What the VMAs Taught Us About Female Friendship

On Sunday night, Taylor Swift’s “Bad Blood,” a song about friends-turned-enemies, won Video of the Year at the MTV Video Music Awards. The video features a parade of female celebrities (Lena Dunham, Karlie Kloss, Ellen Pompeo, Jessica Alba, Cindy Crawford, Cara Delevingne) that highlights Swift’s “squad,” her group of female friends she has been promoting on Twitter and Instagram with the hashtag #squad, #squadgoals, and #girlsquad. Swift isn’t the only one using these hashtags. squad hashtags have become ubiquitous (The Atlantic declared it “The Summer of the #Squad”) in a spate of posts that revel in the camaraderie and solidarity of women.

Women’s coteries aren’t new, of course, though they have gained greater visibility than ever before. According to Literature professors Albrecht Classen and Marilyn Sandidge in “Friendship in the Middle Ages and Early Modern Age,” female friendship was mostly omitted from history and only really began to emerge in communities of nuns in the twelfth century. By the modern period, female friendships became a fixture in history and literature, with important depictions by authors like Jane Austen and the Brontë Sisters. For Austen and her contemporaries, the ultimate impregnability of female friendship stands in the face of men, whom women depended on financially and socially. And it is a mark of strength when women’s friendships can withstand the pressures of marriage and domestic life. Austen says this outright in “Northanger Abbey” when she writes that “Friendship is certainly the finest balm for the pangs of disappointed love,” pitting romance and friendship against one another.

In Mary McCarthy’s “The Group,” an exploration of the social and sexual lives of eight Vassar graduates, the threat to female friendship is the same – alluring men, who offer these searching young women domestic stability. McCarthy’s novel launched a whole culture of modern-day female bonds and became the basis for the hit TV show “Sex and the City,” whose focus was the indelibility of female friendship in the face of career goals, children, and especially men.

The contemporary girl squad also faces a threat, but it’s not from men. As Swift’s “Bad Blood” makes clear, the threat to female friendship is women themselves, who tear each other down at the drop of a hat. In the music video for the hit song, which features a host of famous women with alternately macho and sexist super-hero names (Catastrophe, Headmistress, Mother Chucker, Cut-Throat), Catastrophe and Arsyn begin by fighting blindfolded business-suit clad men in an ultra-corporate office space. Catastrophe (played by Swift) and Arsyn (played by Selena Gomez) successfully beat the men, but just as they’ve won, Arsyn turns on Catastrophe, and with one well-placed kick pushes her out the window of a skyscraper to claim her own victory. It is then that Catastrophe is joined by her girl squad to take revenge against Arsyn and her own squad. What begins as a fight for female friendship in defiance of obstructive, and here violent, men is transformed into the fight for female friendship against the real threat of the moment, female aggression.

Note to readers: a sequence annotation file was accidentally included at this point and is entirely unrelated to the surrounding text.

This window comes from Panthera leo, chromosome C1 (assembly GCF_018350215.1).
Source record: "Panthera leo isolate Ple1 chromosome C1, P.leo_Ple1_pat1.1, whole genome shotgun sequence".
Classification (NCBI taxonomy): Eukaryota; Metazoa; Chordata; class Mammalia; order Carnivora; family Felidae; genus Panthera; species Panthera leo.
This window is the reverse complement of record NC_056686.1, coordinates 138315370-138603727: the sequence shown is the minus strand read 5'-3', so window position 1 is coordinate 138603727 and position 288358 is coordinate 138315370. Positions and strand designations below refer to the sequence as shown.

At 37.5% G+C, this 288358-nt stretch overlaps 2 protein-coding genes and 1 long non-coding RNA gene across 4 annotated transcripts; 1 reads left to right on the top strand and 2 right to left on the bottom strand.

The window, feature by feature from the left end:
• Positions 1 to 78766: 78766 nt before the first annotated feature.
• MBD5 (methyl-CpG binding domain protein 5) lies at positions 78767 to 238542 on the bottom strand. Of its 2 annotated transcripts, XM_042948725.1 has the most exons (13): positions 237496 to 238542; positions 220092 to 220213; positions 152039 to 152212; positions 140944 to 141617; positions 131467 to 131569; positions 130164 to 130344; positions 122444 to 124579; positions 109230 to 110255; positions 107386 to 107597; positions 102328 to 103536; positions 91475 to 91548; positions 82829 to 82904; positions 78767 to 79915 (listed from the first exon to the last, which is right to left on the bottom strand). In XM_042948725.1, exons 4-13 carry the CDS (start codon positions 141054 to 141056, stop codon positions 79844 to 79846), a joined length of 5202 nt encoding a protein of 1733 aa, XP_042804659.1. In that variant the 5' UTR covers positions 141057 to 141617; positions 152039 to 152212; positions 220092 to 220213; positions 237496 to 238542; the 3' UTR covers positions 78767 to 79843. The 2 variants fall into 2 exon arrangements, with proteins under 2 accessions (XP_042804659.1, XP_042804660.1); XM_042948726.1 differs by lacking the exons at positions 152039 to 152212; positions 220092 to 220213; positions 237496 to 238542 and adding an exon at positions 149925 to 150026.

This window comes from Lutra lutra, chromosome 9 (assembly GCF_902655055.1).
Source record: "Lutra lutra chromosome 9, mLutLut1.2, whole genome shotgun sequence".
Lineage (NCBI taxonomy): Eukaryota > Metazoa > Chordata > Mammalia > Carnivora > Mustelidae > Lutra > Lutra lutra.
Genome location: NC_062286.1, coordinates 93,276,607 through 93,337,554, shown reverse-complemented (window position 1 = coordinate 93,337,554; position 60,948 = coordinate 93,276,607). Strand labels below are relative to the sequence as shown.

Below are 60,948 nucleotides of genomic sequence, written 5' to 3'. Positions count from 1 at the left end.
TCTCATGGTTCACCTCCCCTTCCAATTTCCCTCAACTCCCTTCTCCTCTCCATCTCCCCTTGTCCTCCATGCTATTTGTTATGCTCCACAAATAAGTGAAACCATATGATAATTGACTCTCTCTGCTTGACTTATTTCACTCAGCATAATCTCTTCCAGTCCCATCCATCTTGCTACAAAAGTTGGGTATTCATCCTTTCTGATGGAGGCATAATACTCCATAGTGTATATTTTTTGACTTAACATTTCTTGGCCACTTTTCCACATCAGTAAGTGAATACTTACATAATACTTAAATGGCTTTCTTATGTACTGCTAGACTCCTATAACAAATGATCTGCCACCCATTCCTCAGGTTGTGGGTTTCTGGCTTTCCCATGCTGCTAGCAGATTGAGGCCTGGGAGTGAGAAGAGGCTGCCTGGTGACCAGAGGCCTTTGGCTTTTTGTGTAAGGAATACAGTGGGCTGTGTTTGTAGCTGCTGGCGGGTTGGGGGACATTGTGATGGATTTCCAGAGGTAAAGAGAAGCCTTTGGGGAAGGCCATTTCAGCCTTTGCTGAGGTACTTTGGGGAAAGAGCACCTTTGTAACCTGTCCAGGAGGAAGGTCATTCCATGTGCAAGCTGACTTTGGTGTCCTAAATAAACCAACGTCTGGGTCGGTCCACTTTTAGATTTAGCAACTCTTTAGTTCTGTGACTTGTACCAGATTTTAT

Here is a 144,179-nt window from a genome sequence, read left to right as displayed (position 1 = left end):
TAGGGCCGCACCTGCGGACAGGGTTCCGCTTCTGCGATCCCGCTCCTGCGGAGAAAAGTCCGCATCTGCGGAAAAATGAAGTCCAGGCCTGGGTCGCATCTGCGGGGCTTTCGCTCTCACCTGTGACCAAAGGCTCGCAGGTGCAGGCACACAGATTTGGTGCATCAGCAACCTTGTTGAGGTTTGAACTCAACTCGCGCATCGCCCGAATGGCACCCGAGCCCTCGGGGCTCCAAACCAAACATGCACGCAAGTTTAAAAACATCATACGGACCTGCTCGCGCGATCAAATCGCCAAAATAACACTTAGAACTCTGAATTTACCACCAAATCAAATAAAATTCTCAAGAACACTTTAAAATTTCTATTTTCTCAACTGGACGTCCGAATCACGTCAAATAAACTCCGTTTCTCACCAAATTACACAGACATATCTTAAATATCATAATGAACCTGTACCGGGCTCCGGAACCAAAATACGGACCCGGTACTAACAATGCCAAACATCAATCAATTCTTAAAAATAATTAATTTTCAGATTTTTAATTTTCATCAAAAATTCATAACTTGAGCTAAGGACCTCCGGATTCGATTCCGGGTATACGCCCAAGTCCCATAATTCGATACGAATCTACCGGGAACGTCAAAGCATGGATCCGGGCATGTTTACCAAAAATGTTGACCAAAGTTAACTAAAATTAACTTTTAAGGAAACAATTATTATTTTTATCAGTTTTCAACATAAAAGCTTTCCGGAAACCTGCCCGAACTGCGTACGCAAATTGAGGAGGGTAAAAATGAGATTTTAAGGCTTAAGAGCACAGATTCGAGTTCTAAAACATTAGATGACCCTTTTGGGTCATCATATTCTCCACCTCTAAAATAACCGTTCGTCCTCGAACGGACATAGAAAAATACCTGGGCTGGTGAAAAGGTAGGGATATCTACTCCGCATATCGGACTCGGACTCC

So, the girl squad is not just a celebration of women backing women, but a reaction to female-to-female hatred, which stands in the backdrop. This is why although #girlsquad has gained currency, it is only in proportion to the increase in put-downs and the ultimate insult of “throwing shade.” In the weeks leading up to the MTV Video Music Awards, the show’s host, pop star Miley Cyrus, argued over mainstream media with rapper Nicki Minaj. Minaj paid it back ten fold, when she finished her acceptance speech at the VMAs saying, “And now…back to this bitch that had a lot to say about me in the press. Miley, what’s good?” 

Swift, for her part, has attempted to quell these female feuds, in which she is often at the center. Over the last year, her squabbles with Katy Perry and Nicki Minaj have taken place publicly over Twitter. When Minaj intimated that her video for “Anaconda” was neglected because of videos like Swift’s “Shake It Off,” which “celebrates women with very slim bodies,” Swift lashed back with a tweet meant to replace female-to-female hatred with its proper predecessor, female-to-male hatred. “@NICKIMINAJ I’ve done nothing but love & support you. It’s unlike you to pit women against each other. Maybe one of the men took your slot.”

But on Sunday night, Swift’s sincere attempts went out the window. Minaj and Cyrus feuded and “Bad Blood” won, which was a win not only for female friendship but also for the destructive female feuds it responds to.

What the VMAs Taught Us About Female Friendship

Your Comments

The Forward welcomes reader comments in order to promote thoughtful discussion on issues of importance to the Jewish community. All readers can browse the comments, and all Forward subscribers can add to the conversation. In the interest of maintaining a civil forum, The Forward requires that all commenters be appropriately respectful toward our writers, other commenters and the subjects of the articles. Vigorous debate and reasoned critique are welcome; name-calling and personal invective are not and will be deleted. Egregious commenters or repeat offenders will be banned from commenting. While we generally do not seek to edit or actively moderate comments, our spam filter prevents most links and certain key words from being posted and the Forward reserves the right to remove comments for any reason.

Recommend this article

What the VMAs Taught Us About Female Friendship

Thank you!

This article has been sent!

Close
Close